Between the second and the third mile of Rome’s Via Appia, there is the villa of a man who went down in history as a failed “usurper”: Maxentius, who proclaimed himself head of the Empire at a time in late Antiquity when “an old world, after coming unhinged from its founding principles, was heading for failure” (translated from Santo Mazzarino, “L’impero romano”, vol. II, Laterza, Rome-Bari 2010).
Marcus Aurelius Valerius Maxentius (278-312) played a crucial role in the fight for power that in the early 4th century sparked the end of the tetrarchy. Diocletian (244-313) had instituted it just a few years earlier, dividing the Empire into four parts assigned to two “Caesars” and two “Augustus”, hoping to curtail the growing uprising in the faraway territories under Rome.
Obviously, the division itself stemmed from great difficulty in holding the huge Empire together, and indeed was an early symptom of nearby collapse.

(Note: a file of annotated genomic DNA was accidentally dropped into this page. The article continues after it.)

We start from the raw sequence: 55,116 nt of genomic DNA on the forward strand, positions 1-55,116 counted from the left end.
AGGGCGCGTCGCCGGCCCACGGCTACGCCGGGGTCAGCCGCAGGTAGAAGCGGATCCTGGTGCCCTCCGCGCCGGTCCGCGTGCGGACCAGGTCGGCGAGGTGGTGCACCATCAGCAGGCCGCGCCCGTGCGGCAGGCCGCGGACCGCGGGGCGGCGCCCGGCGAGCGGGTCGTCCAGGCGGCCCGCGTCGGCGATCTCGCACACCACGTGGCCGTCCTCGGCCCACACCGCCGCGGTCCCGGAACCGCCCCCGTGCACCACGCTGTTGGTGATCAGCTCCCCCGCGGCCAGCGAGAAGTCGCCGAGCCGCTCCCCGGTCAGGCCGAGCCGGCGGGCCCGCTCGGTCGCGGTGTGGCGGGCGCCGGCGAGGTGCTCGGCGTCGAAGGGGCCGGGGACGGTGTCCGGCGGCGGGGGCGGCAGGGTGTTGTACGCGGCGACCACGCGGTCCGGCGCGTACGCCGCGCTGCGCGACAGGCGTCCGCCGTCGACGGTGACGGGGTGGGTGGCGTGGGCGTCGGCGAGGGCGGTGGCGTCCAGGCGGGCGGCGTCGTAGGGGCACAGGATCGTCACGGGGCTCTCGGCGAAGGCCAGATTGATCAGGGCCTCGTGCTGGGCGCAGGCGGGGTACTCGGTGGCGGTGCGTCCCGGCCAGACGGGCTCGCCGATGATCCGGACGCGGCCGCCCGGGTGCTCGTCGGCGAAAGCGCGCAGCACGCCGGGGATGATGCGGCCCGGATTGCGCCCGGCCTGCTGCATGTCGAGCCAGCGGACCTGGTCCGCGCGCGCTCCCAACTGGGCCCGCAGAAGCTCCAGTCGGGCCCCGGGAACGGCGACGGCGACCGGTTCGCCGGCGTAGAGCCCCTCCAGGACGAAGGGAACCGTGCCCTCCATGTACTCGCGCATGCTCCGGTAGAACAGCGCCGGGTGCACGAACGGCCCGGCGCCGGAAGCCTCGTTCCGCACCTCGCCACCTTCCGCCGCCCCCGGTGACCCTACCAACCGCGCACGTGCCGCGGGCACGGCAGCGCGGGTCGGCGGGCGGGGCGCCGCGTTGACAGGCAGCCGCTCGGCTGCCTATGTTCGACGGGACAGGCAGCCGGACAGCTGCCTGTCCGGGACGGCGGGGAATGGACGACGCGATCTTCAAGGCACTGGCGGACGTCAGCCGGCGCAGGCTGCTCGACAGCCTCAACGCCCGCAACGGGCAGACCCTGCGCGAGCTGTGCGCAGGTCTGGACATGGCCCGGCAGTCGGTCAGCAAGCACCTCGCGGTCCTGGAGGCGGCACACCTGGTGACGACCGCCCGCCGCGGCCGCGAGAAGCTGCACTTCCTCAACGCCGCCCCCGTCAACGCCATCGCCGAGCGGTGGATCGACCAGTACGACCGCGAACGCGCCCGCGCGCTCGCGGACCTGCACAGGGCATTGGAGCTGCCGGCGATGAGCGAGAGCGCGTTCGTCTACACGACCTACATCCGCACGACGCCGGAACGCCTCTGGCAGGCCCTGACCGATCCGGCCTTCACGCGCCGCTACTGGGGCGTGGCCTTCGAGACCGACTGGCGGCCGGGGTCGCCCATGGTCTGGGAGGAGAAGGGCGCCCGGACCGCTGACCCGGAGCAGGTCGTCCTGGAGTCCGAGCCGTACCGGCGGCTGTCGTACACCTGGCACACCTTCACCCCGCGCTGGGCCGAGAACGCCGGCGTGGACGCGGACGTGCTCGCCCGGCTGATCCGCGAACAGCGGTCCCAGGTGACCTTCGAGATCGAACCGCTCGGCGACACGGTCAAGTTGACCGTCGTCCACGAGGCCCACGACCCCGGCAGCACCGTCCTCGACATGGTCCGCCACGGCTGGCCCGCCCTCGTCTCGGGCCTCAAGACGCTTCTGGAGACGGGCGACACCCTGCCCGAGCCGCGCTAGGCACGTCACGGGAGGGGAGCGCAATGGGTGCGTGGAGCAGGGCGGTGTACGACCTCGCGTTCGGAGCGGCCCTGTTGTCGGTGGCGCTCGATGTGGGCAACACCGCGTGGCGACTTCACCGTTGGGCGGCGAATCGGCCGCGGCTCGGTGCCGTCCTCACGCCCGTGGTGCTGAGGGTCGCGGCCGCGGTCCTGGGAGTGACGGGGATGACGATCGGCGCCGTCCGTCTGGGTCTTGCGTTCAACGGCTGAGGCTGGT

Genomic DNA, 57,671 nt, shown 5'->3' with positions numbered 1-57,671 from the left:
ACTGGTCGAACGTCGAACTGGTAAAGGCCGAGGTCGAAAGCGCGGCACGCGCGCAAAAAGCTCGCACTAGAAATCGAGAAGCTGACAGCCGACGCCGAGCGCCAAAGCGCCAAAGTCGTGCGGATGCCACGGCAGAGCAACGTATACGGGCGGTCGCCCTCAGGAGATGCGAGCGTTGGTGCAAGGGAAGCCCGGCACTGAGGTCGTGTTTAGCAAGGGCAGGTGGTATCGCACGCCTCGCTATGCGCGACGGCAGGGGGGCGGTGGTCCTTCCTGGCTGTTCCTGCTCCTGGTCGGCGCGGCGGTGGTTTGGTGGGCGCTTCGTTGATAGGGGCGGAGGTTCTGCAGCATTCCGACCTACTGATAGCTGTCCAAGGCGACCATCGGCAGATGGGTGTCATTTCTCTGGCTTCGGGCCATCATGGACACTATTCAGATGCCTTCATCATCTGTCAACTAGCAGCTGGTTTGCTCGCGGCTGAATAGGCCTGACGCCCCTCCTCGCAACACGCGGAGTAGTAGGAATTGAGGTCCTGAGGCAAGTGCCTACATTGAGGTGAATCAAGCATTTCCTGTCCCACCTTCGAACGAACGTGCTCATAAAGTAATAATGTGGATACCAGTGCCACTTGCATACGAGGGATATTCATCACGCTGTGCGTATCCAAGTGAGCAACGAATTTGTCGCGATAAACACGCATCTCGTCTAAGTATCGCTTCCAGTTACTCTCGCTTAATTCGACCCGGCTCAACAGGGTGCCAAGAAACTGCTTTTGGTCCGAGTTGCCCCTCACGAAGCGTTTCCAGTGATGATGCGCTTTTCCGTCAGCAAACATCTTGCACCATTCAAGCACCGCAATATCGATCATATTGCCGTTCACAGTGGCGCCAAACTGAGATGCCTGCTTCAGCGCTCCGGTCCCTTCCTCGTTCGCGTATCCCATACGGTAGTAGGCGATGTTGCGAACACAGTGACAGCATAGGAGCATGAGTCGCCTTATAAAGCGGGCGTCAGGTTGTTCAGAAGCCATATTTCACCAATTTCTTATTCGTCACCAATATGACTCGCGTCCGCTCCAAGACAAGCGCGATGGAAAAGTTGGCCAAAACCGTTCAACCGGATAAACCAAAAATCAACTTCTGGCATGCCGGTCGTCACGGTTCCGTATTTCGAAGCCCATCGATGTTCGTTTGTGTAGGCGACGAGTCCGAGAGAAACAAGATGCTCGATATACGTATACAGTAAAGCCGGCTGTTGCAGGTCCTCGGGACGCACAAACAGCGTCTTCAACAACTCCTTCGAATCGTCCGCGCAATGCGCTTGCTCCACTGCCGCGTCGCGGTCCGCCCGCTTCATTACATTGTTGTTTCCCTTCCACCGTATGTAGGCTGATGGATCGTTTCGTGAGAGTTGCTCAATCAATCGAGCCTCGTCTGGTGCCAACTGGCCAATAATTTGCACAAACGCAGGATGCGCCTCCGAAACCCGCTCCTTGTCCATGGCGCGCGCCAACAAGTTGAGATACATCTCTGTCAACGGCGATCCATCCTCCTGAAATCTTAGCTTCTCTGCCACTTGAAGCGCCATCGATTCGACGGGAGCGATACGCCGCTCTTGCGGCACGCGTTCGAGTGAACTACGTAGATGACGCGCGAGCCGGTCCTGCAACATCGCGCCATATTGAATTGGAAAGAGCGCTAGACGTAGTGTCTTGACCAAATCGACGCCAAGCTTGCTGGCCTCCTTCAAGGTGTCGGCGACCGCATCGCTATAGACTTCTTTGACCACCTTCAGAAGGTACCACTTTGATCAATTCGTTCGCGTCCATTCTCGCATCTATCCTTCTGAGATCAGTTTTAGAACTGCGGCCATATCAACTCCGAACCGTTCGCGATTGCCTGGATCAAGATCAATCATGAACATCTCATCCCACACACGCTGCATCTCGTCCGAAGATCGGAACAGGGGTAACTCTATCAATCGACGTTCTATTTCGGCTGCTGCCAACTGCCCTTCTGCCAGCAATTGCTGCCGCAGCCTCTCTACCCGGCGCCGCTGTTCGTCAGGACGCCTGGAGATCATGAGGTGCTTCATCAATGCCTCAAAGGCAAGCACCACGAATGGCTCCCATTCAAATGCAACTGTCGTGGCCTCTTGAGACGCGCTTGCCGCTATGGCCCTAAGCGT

A full-blown civil war partly ended with the battle of the Milvian Bridge, in 312: on October 23rd of that year Maxentius – who in 308 had had his Praetorian Guard proclaim him “princeps” of Italy, Africa and part of Spain – was ultimately defeated by Constantine, who took over as sole ruler of the Empire’s “pars occidentis”.
But when he governed Rome, between 308 and 312, Maxentius had spurred extensive construction efforts to “re-launch” the capital city and help it return to its past glory, or at least to the look of past glory. He built the Basilica bearing his name, re-built the Temple of Venus, extended the Via Sacra and renovated the Aurelian Walls.
He also indulged himself with a magnificent “out of town” Villa, between the second and the third mile of the “Queen of streets”, as we mentioned.
On land that had belonged to the “gens Annia” during the last phase of the Republic, where in the 2nd century Herodes Atticus (a Greek aristocrat and politician) had built his “Pago Triopio”, Maxentius wanted a monumental palace, a circus where an audience of some 10,000 people could enjoy games, and a circular mausoleum for his son Valerius Romulus, who had died young.
Here is what is left of that wonderful complex: bare traces of a great, impossible dream of power.